Plants are one of the three large groups (kingdoms) of multicellular organisms into which living things are divided. The two others are the animal kingdom and the fungi (mushroom) kingdom. Nearly 2,000 new species are discovered each year and to date, around 400,000 species of plants have been identified.
The living unit: from the animal cell to the plant cell
Plants, along with animals and fungi, belong to the large group of multicellular organisms that have nuclei and mitochondria within their cells: organisms known as eukaryotes. The majority of researchers believe that the fossils thought to be the oldest eukaryotes are 2.1 to 2.7 billion years old.
The animal cell first appeared after absorption by a primitive cell of a bacterium to create an organelle, the mitochondrion. The animal cell has to feed on pre-existing organic components, and it is therefore called “heterotrophic”.
The plant cell was formed in a different period around 1.6 billion years ago by the additional absorption of a photosynthetic blue-green algae (cyanobacterium) by an animal cell, to become in turn another organelle, the chloroplast. This new cell able to produce its own organic matter—referred to as “autotrophic”—from mineral salts drawn from the soil and carbon dioxide assimilated using solar energy, gave birth to the phylogeny of the green line.
So, up to a certain point, plants share common cellular characteristics with animals, and the study of their behavior within ecosystems seems to indicate that they should not “turn green with envy” at their distant cousins.
The main characteristics of plants
As previously mentioned, plants, in contrast to animals and fungi, are organisms capable of producing organic matter thanks to the mechanism of photosynthesis that occurs in chloroplasts, with the help of green pigments (chlorophylls). Plant cells also differ from animal cells by the presence of an additional cellulose wall around each of them and certain specific molecules such as lignin which makes the tissues rigid.
Furthermore, these organisms are fixed to the ground by their root system. This makes them very dependent on the conditions of their environment. This fixedness means they have had to develop a great many strategies for dealing with the variations in their living environment, unlike animals who are able to flee in times of upheaval.
As a result, rice has more than 50,000 genes, while humans have around 26,000. According to Francis Hallé, a botanist specializing in the ecology of tropical rainforests “if rice has twice as many genes as humans, this clearly shows that it is basically more complex.”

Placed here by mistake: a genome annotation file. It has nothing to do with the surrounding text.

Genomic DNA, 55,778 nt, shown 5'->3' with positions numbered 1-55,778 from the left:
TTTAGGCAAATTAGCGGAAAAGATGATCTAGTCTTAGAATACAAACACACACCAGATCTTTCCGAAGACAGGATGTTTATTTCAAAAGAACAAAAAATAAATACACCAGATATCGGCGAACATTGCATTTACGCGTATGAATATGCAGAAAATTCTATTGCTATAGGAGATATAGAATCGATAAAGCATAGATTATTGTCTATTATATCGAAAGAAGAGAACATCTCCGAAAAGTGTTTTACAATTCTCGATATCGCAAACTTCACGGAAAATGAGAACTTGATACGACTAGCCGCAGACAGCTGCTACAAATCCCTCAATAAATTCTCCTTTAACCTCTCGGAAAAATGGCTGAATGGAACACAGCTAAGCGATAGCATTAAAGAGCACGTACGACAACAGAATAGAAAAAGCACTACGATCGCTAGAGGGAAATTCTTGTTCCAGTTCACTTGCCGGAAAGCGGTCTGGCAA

The role of plants within ecosystems
Plants form the basis of the food chain, which gives them a fundamental role in the overall functioning of the biosphere. They are called “primary producers” because they are able to produce their own organic matter via photosynthesis. Whether on land or in water, plants are at the origin of any food chain.
It is worth remembering that human life depends entirely on plants, not only for the provision of oxygen, but to satisfy our energy needs in the form of fossil fuels accumulated over millions of years, and to provide medicines and food.
Sensory properties, memory and communication in the plant world
Plants perceive the stimuli of the environment (rain, wind, cold, heat, attacks from herbivores or pathogens, and so on) and remember for a sufficiently long period, not these stimuli as such but rather the type of reaction they should have. This capacity is a precious asset enabling plants to produce a response adapted to all these stimuli and their fluctuations. If a plant perceives a stimulus to which it has previously been subjected, its response will be stronger.
At the same time as the first studies into plant memory, in the early 1980s, a biologist and a chemist, Jack Schultz and Ian Baldwin, opened the way for discovering chemical communication between plants through their work published in the prestigious scientific journal “Science” [Baldwin 1983].
Thus, gradually, over the last three decades, a hidden complexity in the plant world has been brought to light thanks to technological progress in recent years, and the persistence of researchers who reject dogmatic positions. New fields of study have emerged such as those of plant neurobiology and plant intelligence.
“When people are ready to consider that plants are not passive things, like furniture, but highly sophisticated and evolved organisms, then they will respect them.”
Stefano Mancuso, University of Florence (Italy)
Plants are therefore well equipped with many capabilities that were thought to be reserved for the animal kingdom [Baluska 2009]. To find out more, take a look at these three articles:
Communication in the plant world
Didier Guédon, Expert on the French Pharmacopoeia Committee
Baldwin IT, Schultz JC. Rapid changes in tree leaf chemistry induced by damage: evidence for communication between plants. Science 1983;221:277-9.
Baluska F, Mancuso S. Plant neurobiology. Plant Signal Behav 2009;4:475-6.
Campbell N, Reece J, Urry L, Cain M, Wasserman S, Minorsky P, Jackson R. Biologie, 9ème ed. Pearson Education, 2012.
Margulis L. Origin of eucaryotic cells. Yale University Press, 1970.
Thellier M, Desbiez MO, Champagnat P, Kergosien Y. Do memory processes occur also in plants ? Physiol Plant 1982;56:281-4.
Thellier M. Les plantes ont-elles une mémoire? Quae, 2015.
Vian A, Stankovic B, Davies E. Signalomics: Diversity and Methods of Analysis of Systemic Signals in Plants. In: Plantomics: the omics of plant science. Springer, 2015:459-490.